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Chasing Memory / First of four parts

One man's epic quest for understanding

What happens when we encounter a new experience that enables us to recall it later at will? And what goes wrong when we can't? Gary Lynch has spent decades seeking the answers.

August 19, 2007|Terry McDermott | Times Staff Writer

That reorganization, in turn, strengthened the connection between cells; networks of those neurons with strengthened connections constituted the underpinning of memory.

When Lynch had originally proposed this sort of rapid structural change at synapses, many in the field were skeptical. Eventually, most researchers came around to the view that some sort of structural change occurred, but it was taken more as a matter of faith. Even many who believed the structural rebuilding occurred thought newly synthesized proteins from the cell nucleus had to be sent to the synapse to do it, and they spent an awful lot of time looking for those proteins.

Lynch thought it would take too long for the proteins to be manufactured in the cell nucleus; events were already underway, and the material needed to complete the job was on hand.

Imagine a construction crew framing a building. If the protein synthesis believers were right, the carpenters would have to call a warehouse every time they needed a nail. Lynch proposed that the crew had the nails right there in their belts. This experiment was intended to provide proof.

For The Record
Los Angeles Times Sunday, August 26, 2007 Home Edition Main News Part Page News Desk 2 inches; 81 words Type of Material: Correction
"Chasing memory": The glossary accompanying the Aug . 19 memory article in Section A defined genes as "strings of amino acids that make up an organism's genome, a sort of blueprint from which the organism is built. Individual genes are strings of amino acids; each string contains instructions for building a particular protein." The definition should have said: "Genes: strings of DNA that form a blueprint from which the organism is built. Each gene contains instructions for building a particular protein."

"We're in the penumbra, the shadow land," Lynch said. "And now comes the moment of moments."

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terry.mcdermott@latimes.com

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Glossary of terms

Actin: A protein that forms a critical part of the interior scaffolds that give cells their external shape. Think of the internal tubing that supports a tent. From the outside, you see only the tent's fabric, but its shape is determined by the interior scaffold. Actin changes form slightly and is said to be polymerized once it has formed the scaffold.

Ampakine: A class of drugs designed to enhance communication between brain cells. The drugs, still in development, will enhance almost all cognitive activities if they work as envisioned.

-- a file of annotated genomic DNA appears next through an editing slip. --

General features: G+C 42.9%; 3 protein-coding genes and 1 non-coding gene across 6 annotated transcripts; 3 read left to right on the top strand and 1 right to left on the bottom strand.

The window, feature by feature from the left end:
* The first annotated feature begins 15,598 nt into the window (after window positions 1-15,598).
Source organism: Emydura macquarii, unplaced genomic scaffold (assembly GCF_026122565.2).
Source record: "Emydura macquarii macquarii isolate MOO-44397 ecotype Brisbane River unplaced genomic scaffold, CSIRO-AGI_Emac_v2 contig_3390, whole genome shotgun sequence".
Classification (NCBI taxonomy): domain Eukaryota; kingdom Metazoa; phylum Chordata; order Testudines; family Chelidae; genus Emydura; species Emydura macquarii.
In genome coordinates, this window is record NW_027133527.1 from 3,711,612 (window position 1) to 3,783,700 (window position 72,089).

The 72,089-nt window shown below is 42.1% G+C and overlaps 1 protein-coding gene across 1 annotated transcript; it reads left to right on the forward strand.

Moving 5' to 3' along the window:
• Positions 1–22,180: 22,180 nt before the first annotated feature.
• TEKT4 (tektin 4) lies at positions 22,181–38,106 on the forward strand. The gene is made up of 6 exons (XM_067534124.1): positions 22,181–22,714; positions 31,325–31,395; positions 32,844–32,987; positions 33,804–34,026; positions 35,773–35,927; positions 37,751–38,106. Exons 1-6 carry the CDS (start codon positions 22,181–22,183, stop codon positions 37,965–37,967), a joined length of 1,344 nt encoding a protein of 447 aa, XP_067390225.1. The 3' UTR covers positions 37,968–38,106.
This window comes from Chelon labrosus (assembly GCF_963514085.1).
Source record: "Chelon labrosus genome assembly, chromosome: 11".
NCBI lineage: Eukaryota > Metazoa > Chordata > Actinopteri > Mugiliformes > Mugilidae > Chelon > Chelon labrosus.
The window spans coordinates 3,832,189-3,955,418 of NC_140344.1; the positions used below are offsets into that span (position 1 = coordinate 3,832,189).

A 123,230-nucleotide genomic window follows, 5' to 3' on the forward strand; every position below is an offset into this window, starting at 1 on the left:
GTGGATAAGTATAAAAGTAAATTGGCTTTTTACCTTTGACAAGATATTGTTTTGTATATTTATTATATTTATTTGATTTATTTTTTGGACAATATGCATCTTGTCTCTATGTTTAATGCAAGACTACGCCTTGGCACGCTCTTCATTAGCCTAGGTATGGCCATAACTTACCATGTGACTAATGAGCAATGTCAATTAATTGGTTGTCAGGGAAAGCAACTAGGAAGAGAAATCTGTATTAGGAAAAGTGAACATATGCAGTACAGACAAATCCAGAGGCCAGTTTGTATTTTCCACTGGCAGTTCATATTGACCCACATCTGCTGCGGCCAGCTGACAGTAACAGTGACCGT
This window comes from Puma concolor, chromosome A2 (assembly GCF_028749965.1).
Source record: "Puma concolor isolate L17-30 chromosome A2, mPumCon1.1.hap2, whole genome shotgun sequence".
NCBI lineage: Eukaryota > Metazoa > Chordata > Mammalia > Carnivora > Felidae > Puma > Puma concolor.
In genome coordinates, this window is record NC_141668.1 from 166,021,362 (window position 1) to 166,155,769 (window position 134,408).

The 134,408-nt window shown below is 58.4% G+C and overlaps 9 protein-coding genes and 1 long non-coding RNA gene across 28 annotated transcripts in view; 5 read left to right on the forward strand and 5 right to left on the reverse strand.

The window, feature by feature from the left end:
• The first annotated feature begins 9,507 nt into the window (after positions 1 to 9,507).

Cerebral cortex: The "gray matter" of the mammalian brain; the topmost part of the human brain wherein complex functions such as memory, learning and thinking are located.

Dendrite: A fiber that extends in bunches from a neuron. Dendrites receive signals from another sort of fiber called an axon. Dendrites and axons meet at the synapse.

Genes: Strings of amino acids that make up an organism's genome, a sort of blueprint from which the organism is built. Each gene contains instructions for building a particular protein.

Hippocampus: A structure near the center of the brain in mammals, including humans, that is involved in memory, learning, timing and spatial awareness, among other functions.

LTP, or long-term

potentiation: The strengthening of connections between brain cells that occurs when they communicate, making subsequent communication more efficient. The communication consists of electrochemical exchanges between two neurons at the synapse, which is where they meet.

Neuron: The most common type of cell in the brain (numbering in the hundreds of millions); LTP occurs between two neurons.

Neurotransmitter: Molecules that are released from an axon across the synapse to a dendrite's receptor. Specific neurotransmitters pair with specific receptors.

Protein: Molecules that perform most of the work within cells. Each protein's composition, and thus function, is dictated by a gene.

Receptor: A molecule on the surface of a cell that acts as a sort of docking station for other molecules, including neurotransmitters.

Synapse: The point where two neurons communicate in the brain. It is actually not a structure but a gap of about 20 nanometers (20 billionths of a meter) across which one neuron sends chemical signals that are received by the other. The chemicals set off cascades of events inside the receiving neuron. There are estimated to be from 100 trillion to 10 quadrillion synapses in a human brain, allowing for immense memory capacity.

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About this series

Today: After decades of work, Gary Lynch, a UC Irvine neuroscientist, prepares a series of experiments he hopes will show how memories form.

Monday: Testing the hypothesis. Things in Lynch's lab go haywire. Tuesday: The lab begins an

unparalleled run of success.

Wednesday: The culmination. Can an actual memory inside the brain be seen?

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